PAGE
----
Practice Inquiry: What is it?

“Practice Inquiry” is proposed as a set of small-group, practice-based learning and improvement (PBLI) methods designed to help clinicians better manage case-based clinical uncertainty. Clinicians meet regularly at their offices/clinics to present dilemma cases, share clinical experience, review evidence for blending with experience, and draw implications for practice improvement.
Health promotion is one of the practice inquiry that I have seen in my clinical site. Every woman who comes to the clinic for their GYN problems my preceptor asks them about their well women exam which includes pap smear and mammogram. Evidence-based practice (EBP) is the conscientious and judicious use of current best evidence in conjunction with clinical expertise and patient values to guide health care decisions. My clinic also has a reminder of well women appointments and medical assistants often call patients to schedule their appointments. PI’s usefulness for practice improvement will require more focused modeling and assessment. Timeliness: reduce waits and sometimes harmful delays for both those who receive care and those who give care. It is a practice inquiry that I have not observed in my clinical setting and needs to be implemented.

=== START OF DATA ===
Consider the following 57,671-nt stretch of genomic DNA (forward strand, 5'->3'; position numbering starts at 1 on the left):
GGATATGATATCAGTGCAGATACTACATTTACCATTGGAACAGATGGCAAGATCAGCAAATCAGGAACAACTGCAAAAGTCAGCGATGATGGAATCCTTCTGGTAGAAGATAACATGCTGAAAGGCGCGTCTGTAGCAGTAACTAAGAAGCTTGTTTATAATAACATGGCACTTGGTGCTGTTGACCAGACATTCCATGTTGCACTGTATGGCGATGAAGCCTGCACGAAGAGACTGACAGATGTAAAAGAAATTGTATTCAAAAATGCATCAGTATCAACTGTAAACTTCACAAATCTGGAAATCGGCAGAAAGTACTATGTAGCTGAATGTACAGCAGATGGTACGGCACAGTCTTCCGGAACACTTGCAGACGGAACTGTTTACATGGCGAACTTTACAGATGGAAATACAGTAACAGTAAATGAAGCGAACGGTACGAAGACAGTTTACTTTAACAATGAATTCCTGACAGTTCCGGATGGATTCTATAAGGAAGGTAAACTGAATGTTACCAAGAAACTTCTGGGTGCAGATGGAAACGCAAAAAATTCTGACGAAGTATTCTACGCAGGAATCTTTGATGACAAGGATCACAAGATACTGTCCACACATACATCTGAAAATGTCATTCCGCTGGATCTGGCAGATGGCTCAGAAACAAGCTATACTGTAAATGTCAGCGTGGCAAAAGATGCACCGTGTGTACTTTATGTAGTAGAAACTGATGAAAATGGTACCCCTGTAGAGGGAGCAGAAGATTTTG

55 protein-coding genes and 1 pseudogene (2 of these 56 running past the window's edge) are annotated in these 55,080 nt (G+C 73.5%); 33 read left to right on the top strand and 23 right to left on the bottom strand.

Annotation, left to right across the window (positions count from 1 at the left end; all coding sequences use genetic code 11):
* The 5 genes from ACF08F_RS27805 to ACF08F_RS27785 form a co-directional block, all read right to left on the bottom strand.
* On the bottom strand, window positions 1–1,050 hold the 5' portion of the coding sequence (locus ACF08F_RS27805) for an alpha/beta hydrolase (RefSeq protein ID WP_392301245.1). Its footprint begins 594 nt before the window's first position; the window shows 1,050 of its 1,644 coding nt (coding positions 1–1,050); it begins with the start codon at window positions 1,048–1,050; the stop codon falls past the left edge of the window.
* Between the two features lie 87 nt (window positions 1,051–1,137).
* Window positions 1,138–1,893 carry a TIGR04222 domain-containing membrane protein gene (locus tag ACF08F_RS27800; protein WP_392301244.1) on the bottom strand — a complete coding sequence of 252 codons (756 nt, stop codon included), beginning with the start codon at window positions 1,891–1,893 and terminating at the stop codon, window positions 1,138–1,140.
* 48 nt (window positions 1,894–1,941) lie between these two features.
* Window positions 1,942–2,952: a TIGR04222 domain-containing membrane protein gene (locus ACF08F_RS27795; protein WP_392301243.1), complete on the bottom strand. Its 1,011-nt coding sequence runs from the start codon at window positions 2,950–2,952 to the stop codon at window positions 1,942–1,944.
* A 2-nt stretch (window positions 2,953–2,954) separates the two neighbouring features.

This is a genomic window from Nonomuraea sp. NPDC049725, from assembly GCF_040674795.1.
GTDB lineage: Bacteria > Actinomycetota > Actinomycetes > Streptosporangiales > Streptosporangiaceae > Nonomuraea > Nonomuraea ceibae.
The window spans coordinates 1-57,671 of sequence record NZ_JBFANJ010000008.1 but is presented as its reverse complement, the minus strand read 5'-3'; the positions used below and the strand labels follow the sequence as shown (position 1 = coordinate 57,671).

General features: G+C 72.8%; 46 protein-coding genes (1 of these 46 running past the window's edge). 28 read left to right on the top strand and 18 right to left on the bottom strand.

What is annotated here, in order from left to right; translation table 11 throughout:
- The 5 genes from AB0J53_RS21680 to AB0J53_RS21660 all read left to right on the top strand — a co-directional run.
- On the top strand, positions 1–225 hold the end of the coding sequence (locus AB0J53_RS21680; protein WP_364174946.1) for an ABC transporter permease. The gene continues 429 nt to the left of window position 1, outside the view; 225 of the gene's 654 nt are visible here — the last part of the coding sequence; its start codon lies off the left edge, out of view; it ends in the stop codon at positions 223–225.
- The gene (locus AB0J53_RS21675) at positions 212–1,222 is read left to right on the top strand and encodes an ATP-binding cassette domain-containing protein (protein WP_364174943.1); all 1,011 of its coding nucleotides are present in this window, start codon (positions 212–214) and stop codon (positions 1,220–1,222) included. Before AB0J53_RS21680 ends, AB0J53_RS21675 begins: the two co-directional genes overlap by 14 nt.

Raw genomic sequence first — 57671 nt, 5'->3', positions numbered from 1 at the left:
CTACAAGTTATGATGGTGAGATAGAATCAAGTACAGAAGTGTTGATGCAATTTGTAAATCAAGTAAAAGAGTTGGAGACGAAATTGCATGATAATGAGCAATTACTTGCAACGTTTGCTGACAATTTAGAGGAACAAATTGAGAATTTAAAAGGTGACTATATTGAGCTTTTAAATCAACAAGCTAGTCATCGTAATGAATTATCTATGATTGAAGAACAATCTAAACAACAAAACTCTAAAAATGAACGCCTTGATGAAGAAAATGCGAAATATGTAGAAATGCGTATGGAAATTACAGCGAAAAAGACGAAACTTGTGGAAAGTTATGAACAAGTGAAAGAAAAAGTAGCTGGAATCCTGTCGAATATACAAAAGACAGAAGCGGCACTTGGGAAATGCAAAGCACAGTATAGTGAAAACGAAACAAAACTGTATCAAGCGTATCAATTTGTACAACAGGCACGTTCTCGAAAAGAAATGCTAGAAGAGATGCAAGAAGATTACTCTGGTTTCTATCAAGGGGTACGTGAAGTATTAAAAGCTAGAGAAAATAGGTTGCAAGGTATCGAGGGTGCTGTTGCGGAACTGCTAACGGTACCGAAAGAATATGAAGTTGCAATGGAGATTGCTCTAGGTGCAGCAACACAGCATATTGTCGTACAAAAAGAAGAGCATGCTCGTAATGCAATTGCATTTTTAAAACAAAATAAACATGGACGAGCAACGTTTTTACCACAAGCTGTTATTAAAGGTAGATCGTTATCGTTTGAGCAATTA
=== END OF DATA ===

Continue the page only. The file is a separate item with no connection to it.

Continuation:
Sommers, L. S., Morgan, L., Johnson, L., & Yatabe, K. (2007). Practice Inquiry: Clinical Uncertainty as a Focus for Small-Group Learning and Practice Improvement. Journal of General Internal Medicine22(2), 246–252.

Mayberry, R. M., Nicewander, D. A., Qin, H., & Ballard, D. J. (2006). Improving quality and reducing inequities: a challenge in achieving best care. Proceedings (Baylor University. Medical Center), 19(2), 103–118.


E-portfolio blog

Continued education is a vital part of professional development and it helps in maintaining a higher level of services provided by professionals. In the healthcare field, evidence-based practice brings a new era of development. As a provider, it is essential for a nurse practitioner to keep up to date with current research so that evidence-based practice can be used in achieving a high quality of care. Continue education can be obtained by numerous resources such as classes are available online as well as through in site classes. There is evidence-based databases are available which provide information on whole healthcare topics, such as CINAHL, PubMed, Lexicomp, Up-to-date, and Medscape. Classes are offered by American nurse practitioner Associates approved institution which provides CEU’s to NPs.
My process in discovering modalities and developing resources includes continuing education classes, renewing my ACLS, BLS licenses, my preceptors, clinical site providers, academic resources provided by Samuel Merritt University and online research. I’m also planning to participate in nurse practitioner association so that I can be up to date on current health care issues and research. I use Medscape during my clinical hours to look up information regarding medications.